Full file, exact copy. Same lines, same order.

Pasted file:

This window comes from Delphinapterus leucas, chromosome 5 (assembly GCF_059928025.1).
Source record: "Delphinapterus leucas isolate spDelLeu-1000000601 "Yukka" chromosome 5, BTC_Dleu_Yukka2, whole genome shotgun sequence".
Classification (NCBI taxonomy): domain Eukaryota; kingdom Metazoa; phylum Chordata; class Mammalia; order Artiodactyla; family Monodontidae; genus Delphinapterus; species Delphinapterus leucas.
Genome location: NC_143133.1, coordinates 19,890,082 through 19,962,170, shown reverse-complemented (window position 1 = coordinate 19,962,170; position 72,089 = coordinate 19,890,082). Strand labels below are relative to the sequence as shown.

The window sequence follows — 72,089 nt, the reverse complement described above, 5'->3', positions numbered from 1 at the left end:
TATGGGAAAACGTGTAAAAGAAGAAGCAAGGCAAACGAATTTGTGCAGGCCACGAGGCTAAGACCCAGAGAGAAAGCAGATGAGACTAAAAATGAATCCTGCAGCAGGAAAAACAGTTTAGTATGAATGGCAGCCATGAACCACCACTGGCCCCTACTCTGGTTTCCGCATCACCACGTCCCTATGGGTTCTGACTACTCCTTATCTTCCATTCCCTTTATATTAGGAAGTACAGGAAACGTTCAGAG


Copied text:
This window comes from Delphinapterus leucas, chromosome 5 (assembly GCF_059928025.1).
Source record: "Delphinapterus leucas isolate spDelLeu-1000000601 "Yukka" chromosome 5, BTC_Dleu_Yukka2, whole genome shotgun sequence".
Classification (NCBI taxonomy): domain Eukaryota; kingdom Metazoa; phylum Chordata; class Mammalia; order Artiodactyla; family Monodontidae; genus Delphinapterus; species Delphinapterus leucas.
Genome location: NC_143133.1, coordinates 19,890,082 through 19,962,170, shown reverse-complemented (window position 1 = coordinate 19,962,170; position 72,089 = coordinate 19,890,082). Strand labels below are relative to the sequence as shown.

The window sequence follows — 72,089 nt, the reverse complement described above, 5'->3', positions numbered from 1 at the left end:
TATGGGAAAACGTGTAAAAGAAGAAGCAAGGCAAACGAATTTGTGCAGGCCACGAGGCTAAGACCCAGAGAGAAAGCAGATGAGACTAAAAATGAATCCTGCAGCAGGAAAAACAGTTTAGTATGAATGGCAGCCATGAACCACCACTGGCCCCTACTCTGGTTTCCGCATCACCACGTCCCTATGGGTTCTGACTACTCCTTATCTTCCATTCCCTTTATATTAGGAAGTACAGGAAACGTTCAGAG